One beam of light is enough to cast away the darkness. It is the puppeteer that creates the interplay of shadows. Lighting design and innovation have come a long way. With incorporation of technology the energy efficiency has drastically changed. The designs have become more sleek and smart and fully automated. Shami Goregaoker, Project Manager and Design Strategist, GA Design shares her outlook on the paradigm shift on Lighting Design and Innovation.
Light is the basic and one of the most important needs of mankind today. It plays a major role in home décor and helps in making your personal living space comfortable. Whether it is your living room or bathroom, the right kind of lighting provides softness, gives depth and creates an appropriate ambience in a room. One needs to look at the space and character of the house and choose lighting accordingly to make the space look bigger and airier than it actually is. The secret to creating an envious home is not how much money you spend, but how well you use what you have. In additional to functionality, lighting can also have a tremendous influence on the mood of a room.
Lighting forms about 20% of the world’s electrical consumption and therefore there is a growing need to adopt cleaner energy solutions. It has now become important and necessary to create energy efficient and sustainable lighting solutions. The innovation of such products and services provide lighting designers, installers and consumers an economical and sustainable choice in minimizing our global carbon footprint. Material waste can be minimized with the use of energy efficient sources such as LED, induction, T5 and plasma technologies. Coupled with innovative design features and component choices that maximize maintenance frequencies, these design selections encompass best in system controls such as smart dimming and sensor controls; thus maximizing the overall system performance whilst maintaining optical excellence and more importantly, minimizing our carbon footprint.
Lighting pollution is another phenomenon of global concern. Light pollution, unlike other forms of contamination and waste, remains largely overlooked and unregulated in many countries. It is the excessive, misdirected or invasive use of artificial outdoor lighting.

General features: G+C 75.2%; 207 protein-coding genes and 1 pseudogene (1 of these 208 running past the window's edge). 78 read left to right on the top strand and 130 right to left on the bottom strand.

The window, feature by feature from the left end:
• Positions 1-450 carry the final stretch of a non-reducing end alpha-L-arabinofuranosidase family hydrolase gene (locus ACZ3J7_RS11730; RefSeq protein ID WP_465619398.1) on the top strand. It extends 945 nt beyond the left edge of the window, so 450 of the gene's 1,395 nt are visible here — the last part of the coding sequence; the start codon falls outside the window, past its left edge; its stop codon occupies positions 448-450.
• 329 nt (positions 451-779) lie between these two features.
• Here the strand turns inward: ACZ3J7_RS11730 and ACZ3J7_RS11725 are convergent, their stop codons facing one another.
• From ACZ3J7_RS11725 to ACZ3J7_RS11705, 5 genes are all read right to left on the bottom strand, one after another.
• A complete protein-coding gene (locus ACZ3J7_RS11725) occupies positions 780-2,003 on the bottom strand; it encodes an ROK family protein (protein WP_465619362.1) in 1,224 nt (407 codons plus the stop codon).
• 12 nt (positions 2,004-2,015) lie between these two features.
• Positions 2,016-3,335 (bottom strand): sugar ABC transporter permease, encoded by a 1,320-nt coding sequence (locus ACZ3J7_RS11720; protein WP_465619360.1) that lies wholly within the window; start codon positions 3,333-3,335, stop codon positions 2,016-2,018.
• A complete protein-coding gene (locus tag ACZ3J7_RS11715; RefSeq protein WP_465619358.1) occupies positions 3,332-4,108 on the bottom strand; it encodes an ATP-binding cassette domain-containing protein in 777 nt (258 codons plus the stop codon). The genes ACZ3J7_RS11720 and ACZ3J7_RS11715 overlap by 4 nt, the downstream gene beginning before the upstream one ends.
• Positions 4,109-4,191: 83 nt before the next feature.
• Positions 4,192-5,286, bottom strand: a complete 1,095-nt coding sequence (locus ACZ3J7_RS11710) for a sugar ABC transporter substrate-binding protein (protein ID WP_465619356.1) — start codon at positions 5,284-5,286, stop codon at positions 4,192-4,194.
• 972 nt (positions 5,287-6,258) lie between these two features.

Mismanaged lighting affects environment, energy resources, wildlife, humans and astronomy research. The threat of light pollution continues to grow as the demand for artificial lighting multiplies every decade. Wasted light is wasted energy. Recent statistics show that approximately 30% of all light emitted by public outdoor light fixtures is wasted. This total amount of wasted electrical energy each year is enough to illuminate over 11 million homes and power over 7,77,000 cars.
However, light pollution can be contained or reduced by improving outdoor lighting practices. Although outdoor lighting serves a purpose to provide visibility and safety at night, it can cause discomfort to others. There are several ways in which you can reduce light pollution without compromising on comfort and safety. As a first step, the use of CFL and LED bulbs will help. Going further, you can use light shields with varying degrees of cut-off as required as well as light sensors to have the light on only when required. The last and most basic step is to turn off lights when not required.
As for home lighting, it doesn’t help to go overboard and pack too much in one room. There is no need to have spot lights, pendant lights, wall-washers, chandeliers and cabinet lights all in one room. It is advisable to carry on the same theme throughout the room and the house whether it is contemporary or traditional or period specific. The most effective way of lighting modern homes is the use of indirect lighting which shields off the source and an intelligent use of reflective surfaces. The use of LED and CFL bulbs are both economical and environment-friendly. Installing dimmers will give you the option of creating different moods within the same room and the use of sensors will help minimize wastage. If you follow these simple design guidelines, you are sure to achieve near-perfection in lighting up your home and at the same time help the environment by reducing luminous pollution.
|About The Author|
Shami Goregaoker is Project Manager and Design Strategist at GA Design, Mumbai. She studied interior design at Sir J J School of Arts as well as Nirmala Niketan Polytechnic. She gained experience at GA design and has assisted interior design projects of luxury apartments and club houses in Mumbai. Shami is now a certified colour consultant and is equipped with extensive knowledge on interior styling and colour & lighting concepts. She has contributed to several project stories and features in the city’s leading publications.